Do you ever wish you knew exactly what to say or do for a friend who is hurting during the holidays? I know from both sides this is a complicated topic. It may feel so awkward that you are tempted to stay away because you don't want to do the wrong thing. But, I learned many valuable lessons from the courageous and caring friends who walked beside us during our darkest times. Their love was like a balm that took away some of the sting of the holidays. I'd like to tell you about just a few.
Show up. Just being there is the most valuable gift you can give to a grieving friend. If they are alone, invite them to share the holidays with your family. Allow them the space to come for part of the time or decline if they are not up to it at all. The most important thing is that you make yourself available without expectation. Sometimes we feel like we need to speak words to solve their grief. But, there is no solving their suffering; I've received some of the greatest comfort when no words were spoken at all. I remember during a tough day after our daughter Nicole went to Heaven - I was lying on the living room floor, and a dear friend just came in. She sat next to me on the floor with her legs crossed, gently placed her hand on my head, and stroked my hair as I cried. She had no expectations of a response from me and didn't say a word; she was just there.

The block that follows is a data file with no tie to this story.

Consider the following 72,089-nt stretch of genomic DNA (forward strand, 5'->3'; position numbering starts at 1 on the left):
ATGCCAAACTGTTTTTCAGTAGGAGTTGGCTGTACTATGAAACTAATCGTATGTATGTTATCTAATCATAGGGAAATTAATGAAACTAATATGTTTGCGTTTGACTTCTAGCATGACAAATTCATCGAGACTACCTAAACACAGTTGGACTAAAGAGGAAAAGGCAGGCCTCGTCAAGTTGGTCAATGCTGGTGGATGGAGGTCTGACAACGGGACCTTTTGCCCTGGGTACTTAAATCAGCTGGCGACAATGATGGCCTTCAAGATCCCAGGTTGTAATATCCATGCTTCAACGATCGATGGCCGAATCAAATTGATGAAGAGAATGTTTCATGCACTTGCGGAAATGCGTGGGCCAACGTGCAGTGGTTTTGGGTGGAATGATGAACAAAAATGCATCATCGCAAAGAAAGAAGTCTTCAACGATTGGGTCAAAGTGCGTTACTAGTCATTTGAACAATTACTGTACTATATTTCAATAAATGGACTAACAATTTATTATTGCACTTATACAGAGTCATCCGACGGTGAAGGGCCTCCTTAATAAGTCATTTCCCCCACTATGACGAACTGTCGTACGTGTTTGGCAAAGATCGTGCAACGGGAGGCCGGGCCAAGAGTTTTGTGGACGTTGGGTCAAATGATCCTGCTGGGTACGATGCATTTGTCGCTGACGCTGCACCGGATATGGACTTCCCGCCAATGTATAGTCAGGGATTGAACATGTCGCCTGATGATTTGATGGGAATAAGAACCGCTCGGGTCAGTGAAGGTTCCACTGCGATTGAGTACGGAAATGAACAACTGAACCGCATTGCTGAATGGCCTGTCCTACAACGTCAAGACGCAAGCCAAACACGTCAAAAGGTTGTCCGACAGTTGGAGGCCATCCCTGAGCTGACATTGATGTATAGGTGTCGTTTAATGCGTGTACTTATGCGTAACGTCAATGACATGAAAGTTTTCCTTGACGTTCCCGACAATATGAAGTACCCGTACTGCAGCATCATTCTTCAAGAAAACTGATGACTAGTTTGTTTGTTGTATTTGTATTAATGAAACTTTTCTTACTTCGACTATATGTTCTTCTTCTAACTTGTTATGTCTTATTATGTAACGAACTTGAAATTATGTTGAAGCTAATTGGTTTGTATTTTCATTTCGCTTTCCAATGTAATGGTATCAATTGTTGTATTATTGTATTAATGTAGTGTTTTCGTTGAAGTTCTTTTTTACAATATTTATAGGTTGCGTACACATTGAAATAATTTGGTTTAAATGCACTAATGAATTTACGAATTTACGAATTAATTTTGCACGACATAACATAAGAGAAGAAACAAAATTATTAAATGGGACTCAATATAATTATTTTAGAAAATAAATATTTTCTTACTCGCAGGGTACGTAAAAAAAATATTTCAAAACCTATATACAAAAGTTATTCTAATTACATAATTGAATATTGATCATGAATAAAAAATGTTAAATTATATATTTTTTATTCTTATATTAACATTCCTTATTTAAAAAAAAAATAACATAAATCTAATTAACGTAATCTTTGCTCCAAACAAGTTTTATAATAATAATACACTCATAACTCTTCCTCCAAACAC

Don't be afraid to talk about their loved one. We may feel inclined not to bring up their loss, fearing that we may cause their grief to be increased. It is essential to realize that they are always aware of the loss and concerned that their loved one will be forgotten. My heart still is comforted when I hear other people talk about our daughter Nicole and share special memories of her. My friend Nellie would send me letters, not just during the holidays but also throughout the first year. She would write about her memories of Nicole and the ways Nicole's life encouraged her. She would remind me that our daughter was not forgotten, and she was thinking of her.
Give a small gift or token in memory of their loved one. I have a friend named Cindy who, every year for several years after losing Nicole, gave me a Christmas ornament in memory of her. Now, I can't help but smile when I get ready to decorate the tree and see all those ornaments given in love. It reminds me that I am loved. It may not be a gift, but an act of service in their loved one's name. Giving blood, serving at a soup kitchen, or planting a tree in their yard. It can be anything you do from your heart that honors the memory of the one they have lost.
These are just a few examples of the people God sent to our family who taught us how to love. I'm so grateful for them and desire to be that type of friend, one who pushes through the uncomfortable tension when someone has lost a loved one.
2 Corinthians 1:4
He comforts us in all our troubles so that we can comfort others. When they are troubled, we will be able to give them the same comfort God has given us.